If you've followed these tips, like moisturizing at night and taking short baths, and you still have a severe case of this skin disorder, it may be time to revisit your dermatologist.
Dermatologists and health care professionals will prescribe eczema treatments on a case-by-case basis, usually starting with mild therapies, like OTC moisturizers, and eventually selecting more intense treatments if the condition worsens. Remember that eczema can only be managed, not cured.
As mentioned earlier, doctors may recommend nonsteroidal topical treatments like Elidel or Atopiclair as an added measure to a standard moisturizing regimen. They may prescribe strong topical corticosteroids to reduce inflammation and control itching. These steroidal treatments are available in oral form for severe cases.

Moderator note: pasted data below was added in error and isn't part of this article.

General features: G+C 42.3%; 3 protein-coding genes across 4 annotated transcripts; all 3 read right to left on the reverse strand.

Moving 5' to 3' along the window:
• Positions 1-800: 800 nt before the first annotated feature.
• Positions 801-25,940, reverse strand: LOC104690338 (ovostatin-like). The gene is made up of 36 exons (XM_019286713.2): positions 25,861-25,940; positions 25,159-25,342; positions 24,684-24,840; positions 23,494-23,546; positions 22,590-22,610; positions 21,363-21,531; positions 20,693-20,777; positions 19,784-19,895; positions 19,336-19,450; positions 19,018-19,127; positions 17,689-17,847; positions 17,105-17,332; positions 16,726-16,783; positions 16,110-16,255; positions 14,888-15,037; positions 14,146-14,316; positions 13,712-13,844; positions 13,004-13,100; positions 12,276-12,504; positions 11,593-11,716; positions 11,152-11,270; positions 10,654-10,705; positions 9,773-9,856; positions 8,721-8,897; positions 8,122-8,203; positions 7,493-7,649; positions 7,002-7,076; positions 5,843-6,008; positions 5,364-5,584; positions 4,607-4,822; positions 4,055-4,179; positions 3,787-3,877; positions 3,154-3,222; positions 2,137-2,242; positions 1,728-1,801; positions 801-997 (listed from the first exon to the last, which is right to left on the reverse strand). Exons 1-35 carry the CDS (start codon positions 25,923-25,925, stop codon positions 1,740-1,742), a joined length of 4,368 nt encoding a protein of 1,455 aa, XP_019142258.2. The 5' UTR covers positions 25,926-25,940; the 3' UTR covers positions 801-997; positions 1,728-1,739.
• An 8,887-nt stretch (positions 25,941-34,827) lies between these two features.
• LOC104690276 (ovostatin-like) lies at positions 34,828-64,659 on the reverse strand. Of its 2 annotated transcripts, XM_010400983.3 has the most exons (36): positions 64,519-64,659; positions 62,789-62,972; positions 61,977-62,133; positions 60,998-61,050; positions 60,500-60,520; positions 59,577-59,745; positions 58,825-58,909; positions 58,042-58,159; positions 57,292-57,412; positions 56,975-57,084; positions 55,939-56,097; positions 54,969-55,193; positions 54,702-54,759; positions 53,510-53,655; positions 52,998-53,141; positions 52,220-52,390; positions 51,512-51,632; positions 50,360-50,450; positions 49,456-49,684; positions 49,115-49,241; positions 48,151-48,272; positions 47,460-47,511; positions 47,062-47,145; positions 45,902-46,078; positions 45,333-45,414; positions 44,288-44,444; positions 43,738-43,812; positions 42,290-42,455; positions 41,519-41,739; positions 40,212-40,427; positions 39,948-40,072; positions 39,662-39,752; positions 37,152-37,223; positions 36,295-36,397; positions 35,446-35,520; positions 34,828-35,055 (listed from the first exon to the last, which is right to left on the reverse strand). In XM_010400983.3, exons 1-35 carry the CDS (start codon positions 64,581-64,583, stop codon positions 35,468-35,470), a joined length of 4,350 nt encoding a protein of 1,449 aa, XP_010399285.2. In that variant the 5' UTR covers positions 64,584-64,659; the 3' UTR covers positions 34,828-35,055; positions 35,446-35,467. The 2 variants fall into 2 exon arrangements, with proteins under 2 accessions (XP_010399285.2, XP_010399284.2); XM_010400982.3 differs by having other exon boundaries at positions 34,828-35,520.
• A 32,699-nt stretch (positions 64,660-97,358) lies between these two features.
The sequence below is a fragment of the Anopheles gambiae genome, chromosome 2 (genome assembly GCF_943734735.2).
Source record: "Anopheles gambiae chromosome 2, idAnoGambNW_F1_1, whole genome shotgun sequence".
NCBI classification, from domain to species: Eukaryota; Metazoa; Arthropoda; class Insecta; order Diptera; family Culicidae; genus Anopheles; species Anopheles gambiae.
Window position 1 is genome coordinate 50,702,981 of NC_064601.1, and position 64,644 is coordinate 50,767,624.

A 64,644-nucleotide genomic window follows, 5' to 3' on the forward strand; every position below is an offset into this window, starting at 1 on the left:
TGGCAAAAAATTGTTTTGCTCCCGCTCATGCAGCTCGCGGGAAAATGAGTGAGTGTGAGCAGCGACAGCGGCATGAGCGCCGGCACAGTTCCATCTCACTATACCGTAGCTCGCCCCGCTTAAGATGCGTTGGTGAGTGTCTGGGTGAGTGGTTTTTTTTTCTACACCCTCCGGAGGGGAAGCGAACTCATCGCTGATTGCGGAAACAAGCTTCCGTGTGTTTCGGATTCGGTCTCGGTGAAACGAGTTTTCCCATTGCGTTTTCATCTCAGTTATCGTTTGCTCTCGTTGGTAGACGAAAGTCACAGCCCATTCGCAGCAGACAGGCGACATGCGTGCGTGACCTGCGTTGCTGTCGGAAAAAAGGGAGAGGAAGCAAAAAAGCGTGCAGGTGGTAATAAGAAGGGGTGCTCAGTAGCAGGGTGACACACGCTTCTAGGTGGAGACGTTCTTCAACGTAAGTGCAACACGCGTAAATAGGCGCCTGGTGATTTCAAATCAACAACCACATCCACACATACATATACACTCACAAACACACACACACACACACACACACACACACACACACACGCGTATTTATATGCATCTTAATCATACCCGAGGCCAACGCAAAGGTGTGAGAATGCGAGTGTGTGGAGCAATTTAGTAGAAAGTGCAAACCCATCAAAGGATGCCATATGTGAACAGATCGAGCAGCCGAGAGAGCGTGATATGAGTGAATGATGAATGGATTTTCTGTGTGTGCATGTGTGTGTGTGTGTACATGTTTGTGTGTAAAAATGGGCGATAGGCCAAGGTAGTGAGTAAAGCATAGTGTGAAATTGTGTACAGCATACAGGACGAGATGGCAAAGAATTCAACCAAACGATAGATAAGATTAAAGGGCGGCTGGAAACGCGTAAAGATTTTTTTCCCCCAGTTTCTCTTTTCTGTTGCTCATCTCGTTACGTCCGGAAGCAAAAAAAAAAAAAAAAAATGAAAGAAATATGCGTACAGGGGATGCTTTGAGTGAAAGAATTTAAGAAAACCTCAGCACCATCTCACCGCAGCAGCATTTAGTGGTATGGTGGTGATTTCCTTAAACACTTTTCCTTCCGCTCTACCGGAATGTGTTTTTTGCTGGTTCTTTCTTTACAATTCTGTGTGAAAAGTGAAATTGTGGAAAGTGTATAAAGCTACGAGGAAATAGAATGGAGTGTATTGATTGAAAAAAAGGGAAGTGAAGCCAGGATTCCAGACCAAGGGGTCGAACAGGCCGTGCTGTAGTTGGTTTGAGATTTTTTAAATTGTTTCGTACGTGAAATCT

If eczema looks very red, swollen, abnormal or covered in pus or a thick crust, skin may be infected. Infections aren't uncommon when it comes to this skin disorder, and it's important to check with your dermatologist before moisturizing eczema as per usual. Mild infections may require combination creams that have antibiotics as well as moisturizing agents; severe cases may involve oral antibiotics as well as topical treatments. It's important to note that if you suspect infection, discontinue the wet dressing method as this may worsen the problem [source: Infection and Eczema].
Learning more about eczema and how your body responds to different moisturizers will help you better manage itchy, dry skin.